Thu, May 18, 2017 - Page 7 News List

Chelsea Manning expected to leave prison in Kansas

KEEPING MUM:Manning’s support network has said she intends to settle in Maryland, but it has kept quiet about where she will stay for the next few weeks

NY Times News Service, WASHINGTON

Chelsea Manning was expected to walk freely out of the military prison at Fort Leavenworth, Kansas, yesterday, bringing to a close one of the most extraordinary criminal cases in US history over the leaking of government secrets to the public.

Sentenced to an unprecedented 35-year prison term for disclosing archives of secret files to WikiLeaks, Manning spent about seven years in prison — double the second-longest sentence in any leak case.

She is set to be freed 28 years early because former US president Barack Obama commuted the bulk of her remaining sentence.

Both the military and Manning’s legal team, seeking to avoid a media circus, disclosed few details about her release and immediate plans.

The military would not say what time she would depart and said it would not permit reporters to wait near the gate to the prison.

Manning’s support network, which raised about US$138,000 in online donations to help cover her initial living expenses in a crowdsourcing campaign, has said she eventually intends to settle in Maryland, where she has family, but her supporters have also been secretive about where she will be for the next few weeks.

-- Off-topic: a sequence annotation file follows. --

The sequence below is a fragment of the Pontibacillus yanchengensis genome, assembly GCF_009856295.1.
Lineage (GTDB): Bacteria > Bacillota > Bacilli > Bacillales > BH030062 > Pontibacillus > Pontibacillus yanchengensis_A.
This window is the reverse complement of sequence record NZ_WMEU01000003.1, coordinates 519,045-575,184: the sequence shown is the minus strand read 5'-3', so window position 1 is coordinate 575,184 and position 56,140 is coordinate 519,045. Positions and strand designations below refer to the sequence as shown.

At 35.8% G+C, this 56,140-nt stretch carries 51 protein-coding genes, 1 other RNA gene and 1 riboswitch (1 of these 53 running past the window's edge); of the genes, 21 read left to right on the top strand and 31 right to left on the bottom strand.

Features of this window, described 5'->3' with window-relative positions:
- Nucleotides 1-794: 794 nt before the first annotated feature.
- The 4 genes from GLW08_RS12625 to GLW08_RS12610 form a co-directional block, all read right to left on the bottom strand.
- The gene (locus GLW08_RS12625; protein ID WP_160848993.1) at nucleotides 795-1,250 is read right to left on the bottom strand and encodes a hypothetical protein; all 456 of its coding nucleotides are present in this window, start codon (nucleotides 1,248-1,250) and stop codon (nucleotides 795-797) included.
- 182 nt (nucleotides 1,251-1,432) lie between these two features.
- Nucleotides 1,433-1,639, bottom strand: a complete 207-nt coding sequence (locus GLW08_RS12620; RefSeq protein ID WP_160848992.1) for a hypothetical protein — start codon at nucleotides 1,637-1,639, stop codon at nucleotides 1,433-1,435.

Manning was known as Private Bradley Manning in 2010 when she was arrested on suspicion of having copied hundreds of thousands of secret military and diplomatic files from a classified computer network. After her conviction, she announced that she was a transgender woman and changed her name to Chelsea.

Hoping to inspire “worldwide discussion, debates and reforms,” as she wrote at the time, Manning had uploaded the files to WikiLeaks. It published them in batches, working with traditional news organizations, including the New York Times.

They also vaulted WikiLeaks and its frontman, Julian Assange, to global prominence and put them at odds with the Obama administration, including then-US secretary of state Hillary Rodham Clinton.

That mutual enmity set the stage for WikiLeaks’ role, six years later, in disseminating campaign-related e-mails the government says were hacked by Russia to undermine Clinton’s presidential campaign and help US President Donald Trump’s.

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